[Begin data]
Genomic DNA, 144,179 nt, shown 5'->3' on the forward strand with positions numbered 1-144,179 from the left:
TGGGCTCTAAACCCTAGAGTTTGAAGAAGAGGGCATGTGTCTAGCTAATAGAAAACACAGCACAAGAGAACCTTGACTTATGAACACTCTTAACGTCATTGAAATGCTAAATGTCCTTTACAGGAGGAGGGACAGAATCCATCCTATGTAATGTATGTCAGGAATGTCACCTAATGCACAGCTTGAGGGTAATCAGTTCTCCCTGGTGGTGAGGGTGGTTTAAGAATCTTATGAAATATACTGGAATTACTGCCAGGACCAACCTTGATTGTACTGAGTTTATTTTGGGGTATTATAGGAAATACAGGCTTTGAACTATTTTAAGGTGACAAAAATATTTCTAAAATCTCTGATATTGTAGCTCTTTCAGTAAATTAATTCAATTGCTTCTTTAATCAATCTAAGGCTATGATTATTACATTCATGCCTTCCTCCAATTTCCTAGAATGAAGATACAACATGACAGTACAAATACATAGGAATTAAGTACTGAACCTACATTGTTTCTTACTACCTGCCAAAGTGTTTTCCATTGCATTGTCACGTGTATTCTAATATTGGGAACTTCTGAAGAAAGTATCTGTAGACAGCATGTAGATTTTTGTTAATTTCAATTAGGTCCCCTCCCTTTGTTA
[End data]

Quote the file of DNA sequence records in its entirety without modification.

Genomic DNA, 144,179 nt, shown 5'->3' on the forward strand with positions numbered 1-144,179 from the left:
TGGGCTCTAAACCCTAGAGTTTGAAGAAGAGGGCATGTGTCTAGCTAATAGAAAACACAGCACAAGAGAACCTTGACTTATGAACACTCTTAACGTCATTGAAATGCTAAATGTCCTTTACAGGAGGAGGGACAGAATCCATCCTATGTAATGTATGTCAGGAATGTCACCTAATGCACAGCTTGAGGGTAATCAGTTCTCCCTGGTGGTGAGGGTGGTTTAAGAATCTTATGAAATATACTGGAATTACTGCCAGGACCAACCTTGATTGTACTGAGTTTATTTTGGGGTATTATAGGAAATACAGGCTTTGAACTATTTTAAGGTGACAAAAATATTTCTAAAATCTCTGATATTGTAGCTCTTTCAGTAAATTAATTCAATTGCTTCTTTAATCAATCTAAGGCTATGATTATTACATTCATGCCTTCCTCCAATTTCCTAGAATGAAGATACAACATGACAGTACAAATACATAGGAATTAAGTACTGAACCTACATTGTTTCTTACTACCTGCCAAAGTGTTTTCCATTGCATTGTCACGTGTATTCTAATATTGGGAACTTCTGAAGAAAGTATCTGTAGACAGCATGTAGATTTTTGTTAATTTCAATTAGGTCCCCTCCCTTTGTTA